The loonie, the nickname derived from the image of the bird on Canada's one-dollar coin, declined by the most in two weeks. The currency has strengthened 18 percent against the U.S. dollar in the past year.
The Canadian dollar fell 1 percent to 99.46 cents per U.S. dollar at 8:35 a.m. in Toronto, from 98.44 cents yesterday, when it touched 97.98 cents. One Canadian dollar bought $1.0054.
Strategists at Morgan Stanley and Goldman Sachs Group Inc. said the U.S. dollar's decline may trigger the first joint effort to shore up the currency in 13 years. The U.S. dollar yesterday fell below $1.56 a euro for the first time and slumped to the lowest level in 12 years versus the yen. Central banks can influence markets by buying or selling a currency.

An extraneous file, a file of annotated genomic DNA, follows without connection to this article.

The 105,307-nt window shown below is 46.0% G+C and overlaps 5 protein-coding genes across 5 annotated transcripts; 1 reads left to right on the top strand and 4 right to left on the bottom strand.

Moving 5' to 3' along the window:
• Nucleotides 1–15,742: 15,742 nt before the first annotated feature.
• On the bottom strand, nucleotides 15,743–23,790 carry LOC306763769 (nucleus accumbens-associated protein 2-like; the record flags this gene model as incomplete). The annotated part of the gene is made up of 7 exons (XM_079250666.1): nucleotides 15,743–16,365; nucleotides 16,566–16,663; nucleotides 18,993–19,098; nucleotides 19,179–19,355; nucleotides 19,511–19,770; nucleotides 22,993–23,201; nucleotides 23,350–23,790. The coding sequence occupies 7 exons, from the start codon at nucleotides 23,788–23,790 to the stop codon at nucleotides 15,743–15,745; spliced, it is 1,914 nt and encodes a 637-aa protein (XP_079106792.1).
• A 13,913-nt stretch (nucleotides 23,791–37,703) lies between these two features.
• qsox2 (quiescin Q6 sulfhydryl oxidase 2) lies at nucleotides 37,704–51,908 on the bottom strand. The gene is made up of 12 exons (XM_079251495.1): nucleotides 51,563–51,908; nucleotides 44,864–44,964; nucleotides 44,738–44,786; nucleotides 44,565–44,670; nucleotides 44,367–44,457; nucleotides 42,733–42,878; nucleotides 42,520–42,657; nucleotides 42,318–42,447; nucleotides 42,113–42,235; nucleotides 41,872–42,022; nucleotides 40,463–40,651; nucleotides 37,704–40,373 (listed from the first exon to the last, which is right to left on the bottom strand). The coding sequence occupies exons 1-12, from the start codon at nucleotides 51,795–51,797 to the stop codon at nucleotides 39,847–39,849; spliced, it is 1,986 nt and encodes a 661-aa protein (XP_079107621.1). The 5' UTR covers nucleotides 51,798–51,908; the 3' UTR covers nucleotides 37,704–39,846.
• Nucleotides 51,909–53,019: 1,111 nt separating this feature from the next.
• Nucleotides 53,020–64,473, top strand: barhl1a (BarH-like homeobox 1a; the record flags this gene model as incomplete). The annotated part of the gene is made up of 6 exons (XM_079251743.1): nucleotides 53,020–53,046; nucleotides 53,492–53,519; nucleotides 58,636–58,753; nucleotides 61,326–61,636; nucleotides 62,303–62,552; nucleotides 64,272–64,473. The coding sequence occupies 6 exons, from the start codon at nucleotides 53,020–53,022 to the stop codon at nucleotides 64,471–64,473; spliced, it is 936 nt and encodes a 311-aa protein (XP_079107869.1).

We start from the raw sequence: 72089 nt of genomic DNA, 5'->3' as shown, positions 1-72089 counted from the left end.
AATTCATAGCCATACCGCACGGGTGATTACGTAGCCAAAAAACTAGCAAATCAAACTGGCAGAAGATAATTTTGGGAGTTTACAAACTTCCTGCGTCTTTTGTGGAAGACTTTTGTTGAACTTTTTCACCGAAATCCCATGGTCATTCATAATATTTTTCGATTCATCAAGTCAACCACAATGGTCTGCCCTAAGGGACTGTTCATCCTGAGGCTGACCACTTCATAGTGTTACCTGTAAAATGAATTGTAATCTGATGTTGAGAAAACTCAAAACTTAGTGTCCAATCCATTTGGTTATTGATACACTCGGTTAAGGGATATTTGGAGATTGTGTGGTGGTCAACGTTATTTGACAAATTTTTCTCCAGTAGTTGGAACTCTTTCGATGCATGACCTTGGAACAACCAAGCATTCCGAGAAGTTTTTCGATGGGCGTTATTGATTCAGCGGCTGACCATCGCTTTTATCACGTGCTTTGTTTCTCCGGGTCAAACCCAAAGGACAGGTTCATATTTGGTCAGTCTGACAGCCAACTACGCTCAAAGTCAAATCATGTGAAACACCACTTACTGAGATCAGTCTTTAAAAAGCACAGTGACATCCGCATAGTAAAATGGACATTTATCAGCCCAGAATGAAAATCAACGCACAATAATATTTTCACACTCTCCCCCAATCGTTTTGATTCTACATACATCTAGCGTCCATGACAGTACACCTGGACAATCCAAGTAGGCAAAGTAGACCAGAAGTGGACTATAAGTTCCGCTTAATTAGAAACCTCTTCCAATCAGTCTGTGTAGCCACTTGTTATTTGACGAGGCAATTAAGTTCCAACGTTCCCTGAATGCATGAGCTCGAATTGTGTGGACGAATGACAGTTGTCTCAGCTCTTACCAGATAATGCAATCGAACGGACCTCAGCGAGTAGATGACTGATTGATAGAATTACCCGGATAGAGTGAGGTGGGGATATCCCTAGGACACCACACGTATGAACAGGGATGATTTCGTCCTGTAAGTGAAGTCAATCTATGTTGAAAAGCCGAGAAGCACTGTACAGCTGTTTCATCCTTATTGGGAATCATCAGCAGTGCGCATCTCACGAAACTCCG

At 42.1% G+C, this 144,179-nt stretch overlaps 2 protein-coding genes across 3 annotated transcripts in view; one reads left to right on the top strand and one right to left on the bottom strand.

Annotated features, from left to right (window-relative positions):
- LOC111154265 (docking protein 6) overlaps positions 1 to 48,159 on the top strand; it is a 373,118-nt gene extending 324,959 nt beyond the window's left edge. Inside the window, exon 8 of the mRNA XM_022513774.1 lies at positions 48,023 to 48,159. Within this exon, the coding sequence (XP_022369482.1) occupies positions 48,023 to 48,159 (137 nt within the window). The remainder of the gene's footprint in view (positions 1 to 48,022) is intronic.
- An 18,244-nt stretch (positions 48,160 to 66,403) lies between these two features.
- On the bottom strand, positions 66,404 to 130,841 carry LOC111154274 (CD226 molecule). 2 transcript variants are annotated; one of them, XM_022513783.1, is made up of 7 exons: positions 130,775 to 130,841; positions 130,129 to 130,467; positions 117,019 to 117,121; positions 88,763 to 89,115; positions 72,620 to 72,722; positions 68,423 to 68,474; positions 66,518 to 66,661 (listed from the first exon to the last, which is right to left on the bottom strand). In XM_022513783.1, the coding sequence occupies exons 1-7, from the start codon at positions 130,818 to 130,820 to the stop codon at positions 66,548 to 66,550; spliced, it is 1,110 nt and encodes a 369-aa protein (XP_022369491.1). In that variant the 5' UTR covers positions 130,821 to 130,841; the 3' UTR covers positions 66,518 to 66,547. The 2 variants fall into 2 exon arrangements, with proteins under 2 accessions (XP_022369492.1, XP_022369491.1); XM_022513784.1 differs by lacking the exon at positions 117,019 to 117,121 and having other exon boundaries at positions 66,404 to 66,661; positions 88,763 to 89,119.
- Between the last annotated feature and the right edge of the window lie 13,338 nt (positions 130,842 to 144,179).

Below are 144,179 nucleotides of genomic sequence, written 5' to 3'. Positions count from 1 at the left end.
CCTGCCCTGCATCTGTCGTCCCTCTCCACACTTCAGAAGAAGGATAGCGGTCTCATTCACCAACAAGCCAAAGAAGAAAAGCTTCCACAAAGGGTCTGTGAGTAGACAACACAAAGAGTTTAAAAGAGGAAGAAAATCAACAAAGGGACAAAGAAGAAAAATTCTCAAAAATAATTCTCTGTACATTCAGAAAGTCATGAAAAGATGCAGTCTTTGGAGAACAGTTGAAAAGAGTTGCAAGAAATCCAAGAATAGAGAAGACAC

Canadian labor productivity fell by the most in 12 years in the fourth quarter, as workers leave the country's shrinking manufacturing sector for jobs in less efficient industries such as mining. Productivity, a measure of how much an employee produces in an hour of work, fell 0.8 percent in the fourth quarter, Statistics Canada said today in Ottawa, the biggest decline since the third quarter of 1995.
The yield on Canada's two-year government bond fell 4 basis points, or 0.04 percentage point, to 2.50 percent. The price on the 4.25 percent bond due December 2009 rose 7 cents to C$102.91.